“Rhino poaching funds other black-market crimes”
JESSICA BABICH is the director of Save the Waterberg Rhino. She spoke to Lois Hoyal about the group’s aims.
What is your personal motivation to save the rhino?
The ironic thing is that the rhinos are saving us. By working to save rhinos, we’re helping to increase security support within our greater area, encouraging collaboration and communication between public and private stakeholders, and bringing communities together. Everyone benefits.
What are the wider implications of rhino poaching? Rhino poaching is linked to one of four black-market trades that affect our daily lives, namely weapons, drugs, human trafficking and wildlife trafficking. Where one of these exists, so will the others. Poaching is obviously linked to weapons and this translates into a broader crime issue. Through our work to help protect the Waterberg rhinos, we have realized that everything links back to the issue of crime. By protecting rhinos, we protect everything else as well, from the land itself to the businesses and communities that rely on a safe, healthy, natural world here in the Waterberg.
How would you describe your aims to help protect the Waterberg rhino?
Our vision is to lock down the entire 1.7-million-hectare (4.2-million-acre) region of the Waterberg plateau. This is currently underway, thanks to the integrated use of various technologies, as well as manpower.
Could drones or other new technology help?
There is no silver-bullet solution to solving the rhinopoaching crisis, which is why integrated approaches to protecting rhinos are so important. As long as the demand is there, poaching will continue. Horns fund other blackmarket crimes. That is why STWR has adopted a proactive as opposed to a reactive approach to rhino poaching — and, ultimately, to crime reduction. From foot patrols to our aim of locking down the Waterberg, we’re working to keep criminals out as much as possible. Why are rhino poachers so successful in South Africa? Poachers usually act on inside information. As long as you have corrupt people at all levels of the private, government and public sectors, poaching and lack of law enforcement will persist. This is a global problem and not just one that affects South Africa. It is also a factor that South Africa’s socioeconomic and sociopolitical situation isn’t healthy. With high levels of poverty come higher levels of crime.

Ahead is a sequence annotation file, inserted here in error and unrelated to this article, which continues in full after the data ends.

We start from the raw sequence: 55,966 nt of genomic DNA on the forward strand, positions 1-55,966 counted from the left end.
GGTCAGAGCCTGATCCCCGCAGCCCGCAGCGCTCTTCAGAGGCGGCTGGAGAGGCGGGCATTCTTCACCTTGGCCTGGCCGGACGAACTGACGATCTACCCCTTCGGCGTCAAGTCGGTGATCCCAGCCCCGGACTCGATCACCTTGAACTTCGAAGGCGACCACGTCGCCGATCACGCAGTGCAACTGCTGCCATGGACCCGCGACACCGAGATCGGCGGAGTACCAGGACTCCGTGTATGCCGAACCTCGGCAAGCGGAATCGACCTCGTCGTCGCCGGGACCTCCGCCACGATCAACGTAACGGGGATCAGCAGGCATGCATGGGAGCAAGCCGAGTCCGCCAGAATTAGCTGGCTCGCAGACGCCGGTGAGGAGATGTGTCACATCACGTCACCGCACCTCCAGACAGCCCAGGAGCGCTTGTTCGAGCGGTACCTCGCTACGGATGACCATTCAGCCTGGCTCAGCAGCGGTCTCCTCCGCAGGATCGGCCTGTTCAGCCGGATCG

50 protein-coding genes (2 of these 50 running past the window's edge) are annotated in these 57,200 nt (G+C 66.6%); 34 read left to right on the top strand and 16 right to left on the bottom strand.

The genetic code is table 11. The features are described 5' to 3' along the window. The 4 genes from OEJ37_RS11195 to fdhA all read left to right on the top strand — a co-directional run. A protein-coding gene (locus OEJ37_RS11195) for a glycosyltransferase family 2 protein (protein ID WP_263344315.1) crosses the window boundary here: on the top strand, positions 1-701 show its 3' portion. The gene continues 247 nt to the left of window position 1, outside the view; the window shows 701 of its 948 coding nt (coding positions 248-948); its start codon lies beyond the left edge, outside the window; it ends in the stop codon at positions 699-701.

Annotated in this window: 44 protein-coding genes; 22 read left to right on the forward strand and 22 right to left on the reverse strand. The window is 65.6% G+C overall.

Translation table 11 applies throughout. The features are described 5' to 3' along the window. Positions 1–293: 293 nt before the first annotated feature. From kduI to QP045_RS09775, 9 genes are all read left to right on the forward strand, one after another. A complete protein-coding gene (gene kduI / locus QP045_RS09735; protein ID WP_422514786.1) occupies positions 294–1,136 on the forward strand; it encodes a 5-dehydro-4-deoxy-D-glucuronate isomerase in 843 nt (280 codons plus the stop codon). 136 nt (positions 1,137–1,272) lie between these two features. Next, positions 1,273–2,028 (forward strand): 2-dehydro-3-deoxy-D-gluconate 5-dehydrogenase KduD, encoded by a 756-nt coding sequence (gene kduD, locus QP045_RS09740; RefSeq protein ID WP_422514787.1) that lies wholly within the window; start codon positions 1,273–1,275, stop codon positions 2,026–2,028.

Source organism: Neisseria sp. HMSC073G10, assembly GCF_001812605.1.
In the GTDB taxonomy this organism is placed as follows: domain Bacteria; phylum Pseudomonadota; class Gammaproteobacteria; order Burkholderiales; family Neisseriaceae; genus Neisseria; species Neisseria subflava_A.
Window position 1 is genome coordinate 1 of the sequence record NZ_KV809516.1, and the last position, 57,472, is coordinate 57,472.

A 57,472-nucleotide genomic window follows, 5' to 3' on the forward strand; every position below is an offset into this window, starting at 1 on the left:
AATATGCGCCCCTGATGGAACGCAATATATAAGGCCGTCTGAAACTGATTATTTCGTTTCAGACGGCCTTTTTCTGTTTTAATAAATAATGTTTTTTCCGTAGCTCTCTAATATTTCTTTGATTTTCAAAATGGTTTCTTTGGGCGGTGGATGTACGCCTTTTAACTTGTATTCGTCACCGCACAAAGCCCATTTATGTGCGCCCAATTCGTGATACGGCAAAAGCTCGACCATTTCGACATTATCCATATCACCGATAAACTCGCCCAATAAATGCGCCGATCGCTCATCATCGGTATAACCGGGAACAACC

Why isn’t more being done by the police or the government to prevent rhino poaching?
Believe it or not, there is a huge amount of good work being done by good people at police, government and law enforcement levels. Corruption is a factor that is very difficult to fight, but we work with people, groups and organizations that continue to fight the good fight against some extremely difficult odds. The situation would be far worse if it were not for the collective that works for the greater good.
What would be the best way to stop rhino poaching? There is no single solution. Demand is there and as long as there is demand for a product, trade will continue. Educating people about the crisis is key to success. People can’t contribute to a solution if they’re not aware that a problem exists. For example, there isn’t any point telling a child or an adult to protect a rhino when they don’t even have food on the table. But telling them how rhino poaching is linked to crime and how we can work together to keep our communities safer can help.
Is there a danger that rhinos might become extinct unless we act?
Yes, without a doubt. The poachers want rhinos to become extinct, as it increases the value of their products, further fuelling black-market trade.
Jessica Babich: fighting to save the rhino